Building double

Leon Spilliaert
Royal Galleries, Ostend, 1908
Leon Spilliaert
Grand Hôtel Bellevue, Westende
Harry Gruyaert
Thermal Palace, Ostend, 1988
Harry Gruyaert

Empathy is the ability to project oneself into someone else’s position and take their perspective for a while. An understanding based on the temporary weakening of the limit between oneself and ‘the other’. The English term was translated from the German Einfühlung, a concept coined in the 19th century by philosopher Robert Vischer, in his doctoral thesis On the Optical Sense of Form: A Contribution to Aesthetics. From the beginning, empathy was closely related to the way something looks, and to how this allows a viewer to engage with it and ultimately to develop an understanding of it. A crucial skill for the architect, always in need of tuning into new clients and contexts.

The Belgian Coast has been a destination since the late 19th century, and was first populated by villas or hotels, with their grand presence and interiors, celebrating the coastal way of life. From the 1950s on, they were largely replaced by the so-called ‘Atlantic Wall' — a 60-kilometer-long strip of high-rises facing the coveted sea view. How to find a new relevance for these buildings, in this dune context turned urban, relying solely on tourism? Public money has run out, so teaming up with private partners appears to be the only way to rescue those few waning monuments of sea side architecture.

‘Building Double’ is contemplated by developers as a potentially viable strategy and a pragmatic way to make the survival of those old hotels economically feasible, and to answer the ever increasing demand for sea side apartments. The semester will focus on three sites, three declining hotels buildings from the early 20th century, which students, in groups of two, will be asked to double, and to open up to new public programs geared toward permanent residents. Like Trojan horses, those programs will inaugurate new positive dynamics and improve social conditions for sea side towns at large, giving them something back beyond touristic accommodation.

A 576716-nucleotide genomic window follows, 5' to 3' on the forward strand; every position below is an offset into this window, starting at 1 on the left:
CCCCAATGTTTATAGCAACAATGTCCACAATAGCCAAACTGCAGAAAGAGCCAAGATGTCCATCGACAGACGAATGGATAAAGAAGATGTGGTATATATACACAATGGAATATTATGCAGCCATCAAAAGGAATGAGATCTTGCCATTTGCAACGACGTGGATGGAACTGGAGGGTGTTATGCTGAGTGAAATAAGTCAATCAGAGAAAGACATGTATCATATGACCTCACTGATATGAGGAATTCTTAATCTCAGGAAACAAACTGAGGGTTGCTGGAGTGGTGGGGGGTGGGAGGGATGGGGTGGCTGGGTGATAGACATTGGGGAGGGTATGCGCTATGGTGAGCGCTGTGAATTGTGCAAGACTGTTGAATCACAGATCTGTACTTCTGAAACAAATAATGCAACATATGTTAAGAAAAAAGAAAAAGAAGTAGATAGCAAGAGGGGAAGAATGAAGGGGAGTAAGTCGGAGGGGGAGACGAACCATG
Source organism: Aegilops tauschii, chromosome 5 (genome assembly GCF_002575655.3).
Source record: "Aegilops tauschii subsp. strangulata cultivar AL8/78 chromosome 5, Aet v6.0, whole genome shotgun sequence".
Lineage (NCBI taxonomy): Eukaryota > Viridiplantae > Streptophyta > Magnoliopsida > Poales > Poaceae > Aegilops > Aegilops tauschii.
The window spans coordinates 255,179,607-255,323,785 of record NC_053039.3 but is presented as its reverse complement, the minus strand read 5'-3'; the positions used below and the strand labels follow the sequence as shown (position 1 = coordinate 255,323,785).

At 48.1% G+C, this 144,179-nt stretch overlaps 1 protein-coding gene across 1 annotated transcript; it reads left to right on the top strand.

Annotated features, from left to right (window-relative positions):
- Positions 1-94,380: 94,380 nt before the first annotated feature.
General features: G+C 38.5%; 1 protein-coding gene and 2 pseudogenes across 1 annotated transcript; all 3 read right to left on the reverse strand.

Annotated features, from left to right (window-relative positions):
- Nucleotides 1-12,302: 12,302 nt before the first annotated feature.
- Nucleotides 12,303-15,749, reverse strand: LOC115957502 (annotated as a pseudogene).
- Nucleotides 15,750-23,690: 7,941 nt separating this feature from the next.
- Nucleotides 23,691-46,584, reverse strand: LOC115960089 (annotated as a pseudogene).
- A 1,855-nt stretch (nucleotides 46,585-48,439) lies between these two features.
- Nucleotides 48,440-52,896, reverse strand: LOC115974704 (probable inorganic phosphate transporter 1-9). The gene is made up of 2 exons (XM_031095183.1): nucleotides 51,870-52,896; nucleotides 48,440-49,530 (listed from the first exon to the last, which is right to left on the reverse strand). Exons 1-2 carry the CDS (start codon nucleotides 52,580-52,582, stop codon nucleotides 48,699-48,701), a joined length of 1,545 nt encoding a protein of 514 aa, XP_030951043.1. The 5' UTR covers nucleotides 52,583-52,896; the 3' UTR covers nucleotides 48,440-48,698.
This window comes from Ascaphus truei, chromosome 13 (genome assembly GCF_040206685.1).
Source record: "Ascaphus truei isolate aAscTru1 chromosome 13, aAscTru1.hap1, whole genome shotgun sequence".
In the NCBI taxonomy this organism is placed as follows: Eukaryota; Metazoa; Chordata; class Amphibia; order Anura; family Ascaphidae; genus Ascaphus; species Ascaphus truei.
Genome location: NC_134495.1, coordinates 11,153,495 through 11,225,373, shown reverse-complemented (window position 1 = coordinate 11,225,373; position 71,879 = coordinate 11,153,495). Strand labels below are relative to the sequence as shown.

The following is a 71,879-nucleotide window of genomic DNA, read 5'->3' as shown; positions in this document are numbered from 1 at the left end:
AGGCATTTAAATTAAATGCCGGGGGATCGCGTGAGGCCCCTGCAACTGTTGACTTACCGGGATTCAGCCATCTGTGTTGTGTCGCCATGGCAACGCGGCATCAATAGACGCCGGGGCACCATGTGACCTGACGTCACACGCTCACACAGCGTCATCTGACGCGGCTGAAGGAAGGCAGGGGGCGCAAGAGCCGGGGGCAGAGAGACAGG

But how to elaborate on the work of another architect; how to understand the subtleties and logics of those structures to extend them? How to tune into the expectations of a client you might not agree with, and how to meet their ambitions while defending a building’s ‘best interests’? How to find a position towards the harsh urban and landscape condition created by the democratization of coastal tourism in Belgium? This semester, the potential of an empathic attitude in navigating such questions will be collectively explored.